Thursday, May 7, 2009

A New Noise, Cheap Shock Extenders.

Well I got the lag out of the Nova, and boom a noise popped up. An odd noise, not a good noise. This was the noise I knew was going to be evil, or something stupid.

1976 Chevy Nova, 327

I heard a bad grinding noise, mixed with what sounded like my exhaust being ripped off. The first day this year I had her out I heard it a little, then it went away. Then it came back. Then it went away. Second day it came back with a vengeance, sounded like someone was kicking the crap out of the back of my car.

At first I thought it was "winter brake dust" working itself out. But not after the second day.

First thought was oh no, the rear end is clunking. I stomped the peddle either to see if the posi was working with no lag, or snap the axle and finish it off. No lag, no pull. Ok the back axle was fine. I didn't break it.

Maybe the exhaust was dragging? But no, the sound was hit and miss, not constant. What else, wheel bearing? Those usually scream. Brakes? Rear wheel cylinders usually leak, not freeze and grind when they go out.

Chevy brake shoes

So I drove home clunking and grinding all the way. When I got home I decided to jack the rear end up and take a peek. I jacked both sides up and listened as I turned the wheels.

Nothing. Not a sound. No axle play, the brakes didn't stick, no noise. So it had to be something while weight was on the car or the tire was spinning faster than my hand could move it.

So I pulled off the passenger brake drum, perfect.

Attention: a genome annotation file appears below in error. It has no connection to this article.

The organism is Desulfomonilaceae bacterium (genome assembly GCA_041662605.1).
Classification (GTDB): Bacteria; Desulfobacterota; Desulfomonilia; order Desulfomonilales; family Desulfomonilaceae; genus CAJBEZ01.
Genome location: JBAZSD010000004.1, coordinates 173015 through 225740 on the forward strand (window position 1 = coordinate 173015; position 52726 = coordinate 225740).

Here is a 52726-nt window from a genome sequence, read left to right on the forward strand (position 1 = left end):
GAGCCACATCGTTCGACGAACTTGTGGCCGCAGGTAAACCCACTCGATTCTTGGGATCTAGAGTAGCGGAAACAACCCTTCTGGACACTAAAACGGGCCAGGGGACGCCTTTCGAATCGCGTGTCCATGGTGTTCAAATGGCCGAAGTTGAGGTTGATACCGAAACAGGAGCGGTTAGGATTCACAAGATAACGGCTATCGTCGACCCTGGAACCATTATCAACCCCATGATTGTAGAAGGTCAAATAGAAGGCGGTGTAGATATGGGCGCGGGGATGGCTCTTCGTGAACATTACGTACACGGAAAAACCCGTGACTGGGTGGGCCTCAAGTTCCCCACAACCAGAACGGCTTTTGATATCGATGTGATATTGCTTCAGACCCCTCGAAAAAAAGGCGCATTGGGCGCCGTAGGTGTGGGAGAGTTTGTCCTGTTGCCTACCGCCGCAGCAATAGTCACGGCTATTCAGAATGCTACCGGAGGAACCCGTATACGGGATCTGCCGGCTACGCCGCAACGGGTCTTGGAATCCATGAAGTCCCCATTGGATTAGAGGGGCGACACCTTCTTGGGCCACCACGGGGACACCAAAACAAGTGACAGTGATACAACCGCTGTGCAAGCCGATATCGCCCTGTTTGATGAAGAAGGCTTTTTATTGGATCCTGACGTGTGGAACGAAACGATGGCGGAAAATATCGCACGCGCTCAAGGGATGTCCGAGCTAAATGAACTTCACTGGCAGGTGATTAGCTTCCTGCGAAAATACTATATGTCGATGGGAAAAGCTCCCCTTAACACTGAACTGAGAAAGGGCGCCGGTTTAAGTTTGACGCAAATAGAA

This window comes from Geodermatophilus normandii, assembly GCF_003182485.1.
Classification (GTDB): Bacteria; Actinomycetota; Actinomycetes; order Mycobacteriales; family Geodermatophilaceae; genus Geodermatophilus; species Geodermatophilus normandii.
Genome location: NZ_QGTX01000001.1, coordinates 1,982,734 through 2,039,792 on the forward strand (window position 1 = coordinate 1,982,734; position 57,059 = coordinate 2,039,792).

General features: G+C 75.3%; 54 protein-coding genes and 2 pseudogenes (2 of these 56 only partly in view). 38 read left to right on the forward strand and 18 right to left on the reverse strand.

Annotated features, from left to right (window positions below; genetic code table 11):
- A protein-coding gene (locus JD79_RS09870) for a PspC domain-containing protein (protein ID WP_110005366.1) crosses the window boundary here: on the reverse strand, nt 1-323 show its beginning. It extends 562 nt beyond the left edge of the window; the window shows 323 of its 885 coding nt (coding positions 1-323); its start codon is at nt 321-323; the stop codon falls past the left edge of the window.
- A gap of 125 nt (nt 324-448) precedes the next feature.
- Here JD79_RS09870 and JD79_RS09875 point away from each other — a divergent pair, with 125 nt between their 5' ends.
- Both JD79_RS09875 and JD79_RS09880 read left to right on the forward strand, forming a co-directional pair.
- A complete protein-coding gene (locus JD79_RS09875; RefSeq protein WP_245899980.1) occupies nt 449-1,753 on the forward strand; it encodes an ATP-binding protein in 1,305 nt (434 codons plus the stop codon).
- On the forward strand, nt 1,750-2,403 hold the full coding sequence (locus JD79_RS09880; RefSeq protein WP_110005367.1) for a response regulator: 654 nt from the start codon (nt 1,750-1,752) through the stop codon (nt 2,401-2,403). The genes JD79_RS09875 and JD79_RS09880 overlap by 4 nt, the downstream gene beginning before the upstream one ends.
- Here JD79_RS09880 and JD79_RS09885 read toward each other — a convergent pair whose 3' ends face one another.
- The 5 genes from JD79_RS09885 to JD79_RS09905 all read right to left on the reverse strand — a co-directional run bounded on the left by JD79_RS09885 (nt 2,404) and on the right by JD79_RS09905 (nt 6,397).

So I pulled off the driver brake drum, perfect . . . wait a minute.

Chev shock extender, grinding

My driver side shock was a bit too short when I installed my 5" drag shackles so I had to put an extender on the base of the shock.

So the base of my shock was held up, and the extender mount now had flipped out, holding the shock against the lip of my brake drum. I noticed this when I looked at my shock.

There was a lovely polished, ground down, spot on the shock, and when I looked at my drum there was a polished edge to it.

1976 Nova, Chev Brake Drum

So the grinding must of been the mount and shock rubbing on the drum, when it caught a divot, it banged. Sometimes it banged hard enough the kick the shock back up, and in place. Then no noise until I cornered or hit a bump that gave it enough play room to let the drum and shock start to make out.

1976 Nova, Chevy Brake Drum, Shock Extender, too close

Chevy Shock, Rub, bad extender

So I took the extension mount off.

Unfortunately the shock wouldn't reach(knew this), however I jacked up the rear suspension, and got enough slack to bolt the shock on. I lost no ride height but I know the suspension is pulling on the shock, hard.

I am not too worried about the shocks. My rear end has heavy duty leafs, 5" drag shackles, and 2500lb overloads. The shocks are just for show, the never get to bounce more than a 1/8" on a rough road. That and the shocks are about 8 years old. If I put new ones on they "freeze" and go bad in months, this happens because they don't get to move, they are pretty much held stationary 90% of the time. Car doesn't drive in winter, and when it does drive it takes a good bump then the socks only get about a 1/8-1/4" of bounce. I know because I've stood in my trunk and jumped up and down.

But the noise should be fixed now, I just have to decide whether to cut the shock extension mount down, or just not use it. I hate to have it rub again, but I don't want the shock being ripped apart and coming off while driving. I worry about it hitting my gas tank and putting a hole in it.

But alas, it was stupid problem noise not a evil noise. So the moral is always look for stupid problems, and don't buy cheap shock extenders.

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